Many successful and profitable companies that live and breathe sustainable practices will spread their environmental goals to their customer and supply chains, including raw materials and lead the way with new business models that competitors find hard to achieve.

A great example of a company considering their customers sustainability goals is a Barnes Roffe client that distribute cleaning and hygiene products. They have introduced a recycling scheme for their customers to easily send back and recycle old dispensers in order to help their own customers reach their sustainability goals as well as their own.


How does sustainability benefit a business?

Sustainability can benefit a business in many ways such as:

  • Increased profit margins
  • Increased productivity
  • Long term cost savings
  • Improved brand image and competitive advantage
  • Reduction in waste
  • Attracting customers, employees, and investors
  • Ability to comply with regulation
  • Reducing risk

Many business owners believe that you can achieve profit OR sustainability, but not both.

However, many benefit from significant long term cost savings through environmental related operational efficiencies, including using less resources, logistical savings, and minimising waste.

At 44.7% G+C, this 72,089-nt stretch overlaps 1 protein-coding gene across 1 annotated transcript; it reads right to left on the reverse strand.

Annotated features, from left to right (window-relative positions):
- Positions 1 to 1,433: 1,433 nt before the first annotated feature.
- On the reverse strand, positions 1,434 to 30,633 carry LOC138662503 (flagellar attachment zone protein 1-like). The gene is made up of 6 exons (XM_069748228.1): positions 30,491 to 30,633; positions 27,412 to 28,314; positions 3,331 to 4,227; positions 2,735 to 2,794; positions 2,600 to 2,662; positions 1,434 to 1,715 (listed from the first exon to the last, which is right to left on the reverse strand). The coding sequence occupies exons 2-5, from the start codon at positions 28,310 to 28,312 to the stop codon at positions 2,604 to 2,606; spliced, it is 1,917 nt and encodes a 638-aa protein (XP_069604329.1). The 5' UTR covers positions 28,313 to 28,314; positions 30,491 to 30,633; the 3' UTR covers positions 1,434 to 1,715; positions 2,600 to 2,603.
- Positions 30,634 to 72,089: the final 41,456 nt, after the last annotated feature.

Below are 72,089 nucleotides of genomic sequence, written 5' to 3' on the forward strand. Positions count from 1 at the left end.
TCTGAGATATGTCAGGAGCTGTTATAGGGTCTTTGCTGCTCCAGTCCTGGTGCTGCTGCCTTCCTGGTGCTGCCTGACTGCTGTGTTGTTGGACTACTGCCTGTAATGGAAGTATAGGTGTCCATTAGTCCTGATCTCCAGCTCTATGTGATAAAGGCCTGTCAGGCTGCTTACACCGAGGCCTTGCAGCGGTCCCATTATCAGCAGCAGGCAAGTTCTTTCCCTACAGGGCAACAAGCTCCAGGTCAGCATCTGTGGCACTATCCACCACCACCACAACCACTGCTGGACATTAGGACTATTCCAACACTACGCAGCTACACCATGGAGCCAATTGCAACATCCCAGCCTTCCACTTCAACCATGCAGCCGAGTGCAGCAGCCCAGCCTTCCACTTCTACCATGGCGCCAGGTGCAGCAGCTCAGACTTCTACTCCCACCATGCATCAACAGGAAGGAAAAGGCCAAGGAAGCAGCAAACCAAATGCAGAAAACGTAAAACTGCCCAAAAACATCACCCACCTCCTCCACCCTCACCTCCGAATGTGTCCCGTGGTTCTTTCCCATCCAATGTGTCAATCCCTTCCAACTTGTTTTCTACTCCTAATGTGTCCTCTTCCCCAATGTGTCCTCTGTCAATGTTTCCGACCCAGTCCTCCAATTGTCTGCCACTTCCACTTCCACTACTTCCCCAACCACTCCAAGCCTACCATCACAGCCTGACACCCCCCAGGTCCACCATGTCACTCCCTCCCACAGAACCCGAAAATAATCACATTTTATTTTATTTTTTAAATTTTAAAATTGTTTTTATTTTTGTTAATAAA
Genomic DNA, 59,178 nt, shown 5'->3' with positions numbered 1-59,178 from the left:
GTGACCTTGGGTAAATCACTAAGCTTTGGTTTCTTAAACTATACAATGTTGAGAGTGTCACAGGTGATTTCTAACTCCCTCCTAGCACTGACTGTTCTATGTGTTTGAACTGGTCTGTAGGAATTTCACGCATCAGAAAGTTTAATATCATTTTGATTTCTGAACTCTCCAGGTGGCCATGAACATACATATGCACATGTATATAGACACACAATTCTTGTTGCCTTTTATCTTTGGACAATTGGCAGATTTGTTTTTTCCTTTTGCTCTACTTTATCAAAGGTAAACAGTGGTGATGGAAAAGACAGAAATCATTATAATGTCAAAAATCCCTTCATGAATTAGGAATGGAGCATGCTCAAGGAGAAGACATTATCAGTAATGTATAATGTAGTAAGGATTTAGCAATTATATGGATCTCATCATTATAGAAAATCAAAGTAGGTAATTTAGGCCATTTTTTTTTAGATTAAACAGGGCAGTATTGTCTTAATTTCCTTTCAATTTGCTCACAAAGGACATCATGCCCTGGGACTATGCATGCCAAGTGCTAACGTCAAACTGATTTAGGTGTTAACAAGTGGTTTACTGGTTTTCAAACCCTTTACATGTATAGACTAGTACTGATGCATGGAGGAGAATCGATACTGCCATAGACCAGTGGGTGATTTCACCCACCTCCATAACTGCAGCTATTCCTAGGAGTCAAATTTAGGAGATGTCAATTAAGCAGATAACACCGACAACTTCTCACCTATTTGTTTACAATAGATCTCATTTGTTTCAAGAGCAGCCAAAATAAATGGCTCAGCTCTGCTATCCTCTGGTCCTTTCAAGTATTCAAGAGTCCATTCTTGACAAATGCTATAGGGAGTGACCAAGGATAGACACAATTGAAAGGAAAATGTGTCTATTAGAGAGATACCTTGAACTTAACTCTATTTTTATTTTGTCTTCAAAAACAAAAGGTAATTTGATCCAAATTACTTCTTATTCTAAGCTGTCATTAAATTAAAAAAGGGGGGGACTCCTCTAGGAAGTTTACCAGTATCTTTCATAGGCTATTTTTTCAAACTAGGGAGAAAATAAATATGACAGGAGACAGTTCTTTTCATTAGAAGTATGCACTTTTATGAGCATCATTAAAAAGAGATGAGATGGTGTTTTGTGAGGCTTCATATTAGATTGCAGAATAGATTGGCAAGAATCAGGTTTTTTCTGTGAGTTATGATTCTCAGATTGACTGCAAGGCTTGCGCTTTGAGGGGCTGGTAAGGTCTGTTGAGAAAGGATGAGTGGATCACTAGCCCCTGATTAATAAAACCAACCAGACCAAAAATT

When planned and implemented correctly, there can be significant long term financial benefits realised from increased competitive advantage and innovation.

Is profitability the right measurement of success?

Profitability is important metric for many business owners. Increasing profitability over time is a measure of healthy financials and a well-run company. Declining or low profitability over time can be an indication of challenges in a business.

However, solely focusing on short term profit, is not a comprehensive measure to really show how a company is run. Companies who are focused on a clear purpose often use the ‘triple bottom line’ as a wider measure of success.

What is the triple bottom line?

The triple bottom line allows a company to measure a business’s societal impact and environmental impact and not just their financial performance. It’s broken down into the “Three Ps”: profit, people, and the planet.


Often decisions are made purely based on maximising profits, reducing costs, or mitigating risk. However, it’s becoming more common to also focus on effecting positive change without hampering long term financial performance. Adopting sustainability initiatives doesn’t mean that you must stop focusing on profit, this should still be one measure of business success, but not the only one.